Jail committee takes a look at county landfill site


A committee that's studying whether Carroll should build a new jail or expand the existing one yesterday discussed the pros and cons of building a jail at the Northern Landfill.

The nine-member committee toured the 260-acre site on Route 140 and looked at a five-acre parcel toward the front that likely would be the only spot suitable for a jail.

The landfill is within minutes of the courthouse, but it might be costly to hook up utility lines there, said committee member George Hardinger of Silver Run, who is director of capital projects for the Department of Corrections and Rehabilitation in Montgomery County.

The landfill site is attractive because the county owns it, he said.

But, the county should consider that there could be health hazards associated with building at the landfill. If an inmate got sick, he might file a lawsuit against the county, said committee member David N. Bezanson of Finksburg, who is deputy secretary of the Maryland Department of Public Safety and Correctional Services.

"Inmates have a tendency to bring lawsuits," he said.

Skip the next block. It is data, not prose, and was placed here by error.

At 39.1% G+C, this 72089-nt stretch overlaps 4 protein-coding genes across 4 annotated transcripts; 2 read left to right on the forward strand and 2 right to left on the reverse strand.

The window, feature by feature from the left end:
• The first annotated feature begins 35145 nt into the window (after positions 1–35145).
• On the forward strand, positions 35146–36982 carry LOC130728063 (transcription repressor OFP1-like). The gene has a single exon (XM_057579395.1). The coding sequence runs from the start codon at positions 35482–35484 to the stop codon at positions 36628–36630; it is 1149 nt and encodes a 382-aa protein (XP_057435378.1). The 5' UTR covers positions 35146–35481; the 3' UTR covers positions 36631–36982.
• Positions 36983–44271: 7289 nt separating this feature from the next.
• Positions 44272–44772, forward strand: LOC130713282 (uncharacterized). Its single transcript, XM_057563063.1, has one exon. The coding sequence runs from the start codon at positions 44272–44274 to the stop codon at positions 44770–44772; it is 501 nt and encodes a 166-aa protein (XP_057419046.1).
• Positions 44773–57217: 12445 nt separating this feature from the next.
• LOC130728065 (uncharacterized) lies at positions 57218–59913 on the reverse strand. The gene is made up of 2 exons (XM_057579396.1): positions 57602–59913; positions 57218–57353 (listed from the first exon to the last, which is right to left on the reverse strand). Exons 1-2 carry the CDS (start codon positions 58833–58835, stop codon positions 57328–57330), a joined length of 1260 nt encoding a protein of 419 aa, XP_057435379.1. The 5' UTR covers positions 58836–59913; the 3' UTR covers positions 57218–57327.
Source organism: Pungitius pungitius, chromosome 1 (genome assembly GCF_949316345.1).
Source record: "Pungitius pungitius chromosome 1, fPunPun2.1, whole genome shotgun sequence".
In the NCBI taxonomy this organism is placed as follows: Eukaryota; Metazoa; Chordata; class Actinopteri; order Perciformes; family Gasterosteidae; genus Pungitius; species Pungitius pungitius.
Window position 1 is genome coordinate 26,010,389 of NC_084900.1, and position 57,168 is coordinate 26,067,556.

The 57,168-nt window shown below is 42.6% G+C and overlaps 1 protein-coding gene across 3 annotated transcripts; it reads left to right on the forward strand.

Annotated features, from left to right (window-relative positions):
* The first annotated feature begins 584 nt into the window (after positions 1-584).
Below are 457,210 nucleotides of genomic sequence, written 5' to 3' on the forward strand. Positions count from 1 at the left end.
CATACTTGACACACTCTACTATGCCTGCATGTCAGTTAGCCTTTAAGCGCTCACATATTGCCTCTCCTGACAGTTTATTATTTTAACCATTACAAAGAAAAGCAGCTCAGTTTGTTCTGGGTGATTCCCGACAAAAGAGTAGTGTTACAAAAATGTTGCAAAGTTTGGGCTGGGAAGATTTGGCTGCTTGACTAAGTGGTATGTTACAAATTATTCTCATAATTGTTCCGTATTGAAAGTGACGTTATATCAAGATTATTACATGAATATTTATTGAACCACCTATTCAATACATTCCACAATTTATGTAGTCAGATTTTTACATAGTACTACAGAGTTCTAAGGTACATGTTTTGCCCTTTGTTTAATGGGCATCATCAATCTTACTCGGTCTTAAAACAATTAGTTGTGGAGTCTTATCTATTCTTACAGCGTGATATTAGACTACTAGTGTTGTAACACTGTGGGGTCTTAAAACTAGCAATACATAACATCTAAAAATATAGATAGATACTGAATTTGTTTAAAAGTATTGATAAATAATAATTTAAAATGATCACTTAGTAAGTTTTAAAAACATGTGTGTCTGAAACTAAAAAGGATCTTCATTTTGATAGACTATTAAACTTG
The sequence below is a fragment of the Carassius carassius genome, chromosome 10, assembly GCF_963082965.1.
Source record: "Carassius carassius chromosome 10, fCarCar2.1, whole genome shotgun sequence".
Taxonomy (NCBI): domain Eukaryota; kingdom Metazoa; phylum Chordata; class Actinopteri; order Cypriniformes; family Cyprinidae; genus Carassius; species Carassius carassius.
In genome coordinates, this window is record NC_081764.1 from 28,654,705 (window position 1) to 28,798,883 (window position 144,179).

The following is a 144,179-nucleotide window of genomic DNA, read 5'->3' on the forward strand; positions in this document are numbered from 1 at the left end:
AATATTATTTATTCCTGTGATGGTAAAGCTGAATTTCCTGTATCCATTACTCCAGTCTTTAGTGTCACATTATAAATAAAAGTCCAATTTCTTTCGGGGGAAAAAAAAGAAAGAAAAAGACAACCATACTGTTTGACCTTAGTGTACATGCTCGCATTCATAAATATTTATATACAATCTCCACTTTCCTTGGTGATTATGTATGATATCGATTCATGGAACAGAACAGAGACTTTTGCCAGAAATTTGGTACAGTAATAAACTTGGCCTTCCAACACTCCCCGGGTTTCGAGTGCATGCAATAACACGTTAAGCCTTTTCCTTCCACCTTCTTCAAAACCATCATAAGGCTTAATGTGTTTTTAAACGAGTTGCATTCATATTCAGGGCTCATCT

More jail facilities are needed because the 120-bed Carroll County Detention Center at 100 N. Court St. is continually overcrowded. The county has planned for about four years to build an 80-bed jail addition that could handle prisoner population growth for 10 to 15 years.

Two weeks ago, Commissioner Donald I. Dell proposed building a new jail instead of the addition. The county will need a larger facility eventually, so it may as well build one now, he said. He was the only commissioner at the committee meeting yesterday.

Commissioners Julia W. Gouge and Elmer C. Lippy have said they favor expanding the current jail.

The state Department of Budget and Fiscal Planning has agreed to pay 53 percent of the expansion cost. Carroll Public Works Director Keith R. Kirschnick said yesterday he does not know whether the state would pay the same percentage for a new jail.

Some committee members said the commissioners should make decision about whether to build a new jail soon. When a decision is made, the committee could make recommendations about how to best carry out the decision.

"You have to make that basic strategic decision," Mr. Bezanson said.

"My theory is, you are going to have to bite the bullet and make a decision. Get on with it," Col. Charles F. Fowler, of the Carroll County Sheriff's Department, told Mr. Dell.

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